As you can see, it is a pretty solid match. Thus, in order to determine the potential forcing histories used for “observations” in this experiment, I take the bounds for present-day aerosol estimates and compare that to the GISS forcing, and then use this factor for efficacy. The AR4 estimate for direct aerosol forcing is -0.5 +/- 0.4 W/m^2, and for indirect it is a most likely value of -0.7 W/m^2, with 5% to 95% range of -0.3 to -1.8 W/m^2. . From 1955, this produces the following uncertainty bounds for forcings if we use an aerosol forcing from -0.4 to -2.3 W/m^2:
With Monte Carlo, we can use a Gaussian distribution for the direct aerosol forcing and a triangle distribution for the indirect effect to get the following distribution for combined aerosol forcing difference (1955 – present day):
3. Inferred TOA Imbalance
As the measurements are very sparse down to 2000m prior to 2005, Levitus et al. (2012) provides only pentadal averages for OHC in the 0-2000m depths over that time period. We can calculate the approximate 5 year average TOA imbalance using the difference in 5 year OHC averages. For example, we estimate the 1957.5-1962.5 average TOA imbalance by subtracting the 1955-1959 average from the 1960-1964 average (the conversion from differenced Joules of 5 year averages to global average flux is ~0.124). However, we also need to note that not all of the extra energy is stored in the 0-2000m of the ocean…some goes into the atmosphere, into the cryosphere, or into the deeper ocean, so we’ll need to multiply this by some factor. We can use output from GCMs to estimate how well this method works:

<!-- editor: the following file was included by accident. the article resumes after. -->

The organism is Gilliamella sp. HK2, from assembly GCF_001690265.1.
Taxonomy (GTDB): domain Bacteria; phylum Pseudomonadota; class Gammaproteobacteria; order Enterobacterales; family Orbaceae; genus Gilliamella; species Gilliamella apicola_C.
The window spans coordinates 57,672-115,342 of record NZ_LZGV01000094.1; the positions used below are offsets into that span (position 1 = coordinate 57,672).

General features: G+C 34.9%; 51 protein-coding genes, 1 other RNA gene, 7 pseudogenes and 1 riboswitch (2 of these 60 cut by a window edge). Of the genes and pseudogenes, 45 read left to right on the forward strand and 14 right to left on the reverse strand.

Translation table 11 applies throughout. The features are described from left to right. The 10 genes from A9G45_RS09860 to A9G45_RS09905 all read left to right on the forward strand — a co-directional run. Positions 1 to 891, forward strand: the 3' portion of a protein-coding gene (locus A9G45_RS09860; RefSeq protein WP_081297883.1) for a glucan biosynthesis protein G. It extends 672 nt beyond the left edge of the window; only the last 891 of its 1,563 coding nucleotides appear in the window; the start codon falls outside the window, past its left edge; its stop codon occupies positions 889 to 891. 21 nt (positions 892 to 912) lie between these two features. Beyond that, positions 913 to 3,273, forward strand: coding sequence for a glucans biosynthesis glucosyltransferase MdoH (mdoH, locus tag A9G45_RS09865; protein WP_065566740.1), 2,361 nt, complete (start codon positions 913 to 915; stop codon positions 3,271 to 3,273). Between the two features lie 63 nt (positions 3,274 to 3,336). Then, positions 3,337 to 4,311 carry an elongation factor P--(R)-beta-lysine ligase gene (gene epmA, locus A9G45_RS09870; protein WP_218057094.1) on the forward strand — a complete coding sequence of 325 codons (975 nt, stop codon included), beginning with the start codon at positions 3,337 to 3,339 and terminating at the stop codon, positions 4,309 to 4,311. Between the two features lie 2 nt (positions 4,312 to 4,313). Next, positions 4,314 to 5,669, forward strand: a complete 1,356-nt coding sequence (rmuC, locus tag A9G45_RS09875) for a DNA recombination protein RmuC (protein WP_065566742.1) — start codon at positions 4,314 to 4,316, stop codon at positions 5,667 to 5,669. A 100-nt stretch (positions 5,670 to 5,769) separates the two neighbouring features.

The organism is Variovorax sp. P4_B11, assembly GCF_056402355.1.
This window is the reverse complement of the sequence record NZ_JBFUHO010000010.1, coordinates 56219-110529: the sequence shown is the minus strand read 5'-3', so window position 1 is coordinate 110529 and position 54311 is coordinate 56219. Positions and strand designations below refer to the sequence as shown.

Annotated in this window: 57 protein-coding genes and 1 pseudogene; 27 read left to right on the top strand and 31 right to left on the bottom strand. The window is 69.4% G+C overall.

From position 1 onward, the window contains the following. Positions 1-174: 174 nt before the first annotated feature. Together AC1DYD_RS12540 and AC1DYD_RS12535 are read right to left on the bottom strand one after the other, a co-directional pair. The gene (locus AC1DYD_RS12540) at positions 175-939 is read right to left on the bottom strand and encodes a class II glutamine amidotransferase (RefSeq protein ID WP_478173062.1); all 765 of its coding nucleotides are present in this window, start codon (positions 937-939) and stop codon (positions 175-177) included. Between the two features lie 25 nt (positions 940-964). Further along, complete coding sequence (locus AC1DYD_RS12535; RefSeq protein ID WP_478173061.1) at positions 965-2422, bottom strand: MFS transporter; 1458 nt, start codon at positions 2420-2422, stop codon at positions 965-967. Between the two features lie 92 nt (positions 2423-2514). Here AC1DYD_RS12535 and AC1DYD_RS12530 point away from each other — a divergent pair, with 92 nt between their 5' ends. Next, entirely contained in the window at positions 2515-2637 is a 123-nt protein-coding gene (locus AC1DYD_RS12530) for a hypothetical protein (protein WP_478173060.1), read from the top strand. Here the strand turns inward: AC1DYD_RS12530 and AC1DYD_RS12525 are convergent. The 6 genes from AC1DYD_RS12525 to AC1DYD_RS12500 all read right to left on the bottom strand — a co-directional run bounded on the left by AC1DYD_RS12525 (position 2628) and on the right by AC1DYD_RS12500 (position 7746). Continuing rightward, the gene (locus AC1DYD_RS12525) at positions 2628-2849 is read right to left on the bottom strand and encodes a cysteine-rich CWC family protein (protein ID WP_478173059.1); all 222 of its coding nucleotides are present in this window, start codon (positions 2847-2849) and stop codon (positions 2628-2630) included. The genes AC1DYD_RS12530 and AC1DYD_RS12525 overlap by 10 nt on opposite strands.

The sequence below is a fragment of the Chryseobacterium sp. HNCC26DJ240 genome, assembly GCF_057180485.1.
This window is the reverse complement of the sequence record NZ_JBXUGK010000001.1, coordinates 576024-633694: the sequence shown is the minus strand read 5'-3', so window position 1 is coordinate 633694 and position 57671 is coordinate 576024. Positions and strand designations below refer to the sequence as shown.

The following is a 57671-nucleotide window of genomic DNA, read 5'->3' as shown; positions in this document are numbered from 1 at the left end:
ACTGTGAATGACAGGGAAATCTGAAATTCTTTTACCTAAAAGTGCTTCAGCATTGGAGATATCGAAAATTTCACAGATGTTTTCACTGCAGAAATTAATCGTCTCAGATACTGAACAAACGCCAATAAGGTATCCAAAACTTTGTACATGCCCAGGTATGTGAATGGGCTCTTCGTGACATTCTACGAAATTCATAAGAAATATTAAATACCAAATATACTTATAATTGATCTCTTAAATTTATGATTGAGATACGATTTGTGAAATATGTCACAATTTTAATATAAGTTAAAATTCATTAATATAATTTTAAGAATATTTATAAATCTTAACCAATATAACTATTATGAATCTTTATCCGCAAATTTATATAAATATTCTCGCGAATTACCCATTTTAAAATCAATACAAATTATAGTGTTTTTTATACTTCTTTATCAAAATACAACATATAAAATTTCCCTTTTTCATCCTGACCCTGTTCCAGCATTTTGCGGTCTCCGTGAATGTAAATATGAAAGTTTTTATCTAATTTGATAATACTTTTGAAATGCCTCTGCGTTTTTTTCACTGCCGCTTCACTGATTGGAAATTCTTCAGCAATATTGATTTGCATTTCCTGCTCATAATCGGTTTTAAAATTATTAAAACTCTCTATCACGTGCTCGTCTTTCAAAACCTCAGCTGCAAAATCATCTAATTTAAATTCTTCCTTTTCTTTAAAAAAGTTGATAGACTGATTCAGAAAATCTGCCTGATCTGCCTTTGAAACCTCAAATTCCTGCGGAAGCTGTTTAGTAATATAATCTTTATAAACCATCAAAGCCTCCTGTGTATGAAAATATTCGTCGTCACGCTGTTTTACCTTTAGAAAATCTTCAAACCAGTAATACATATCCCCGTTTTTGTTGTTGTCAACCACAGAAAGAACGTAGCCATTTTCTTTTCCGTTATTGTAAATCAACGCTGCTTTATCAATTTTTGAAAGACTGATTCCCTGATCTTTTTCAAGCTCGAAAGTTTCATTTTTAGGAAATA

First, for GISS-E2-R, a regression suggests only about 70% of the heat goes into this 0-2000m layer, but the reconstruction is quite good:
For GFDL CM2.1, the amount of heat is stored in 0-2000m ocean is about 85% of the imbalance, which seems more realistic. Levitus et al. (2012) estimates that 90% of the heat has gone into the ocean.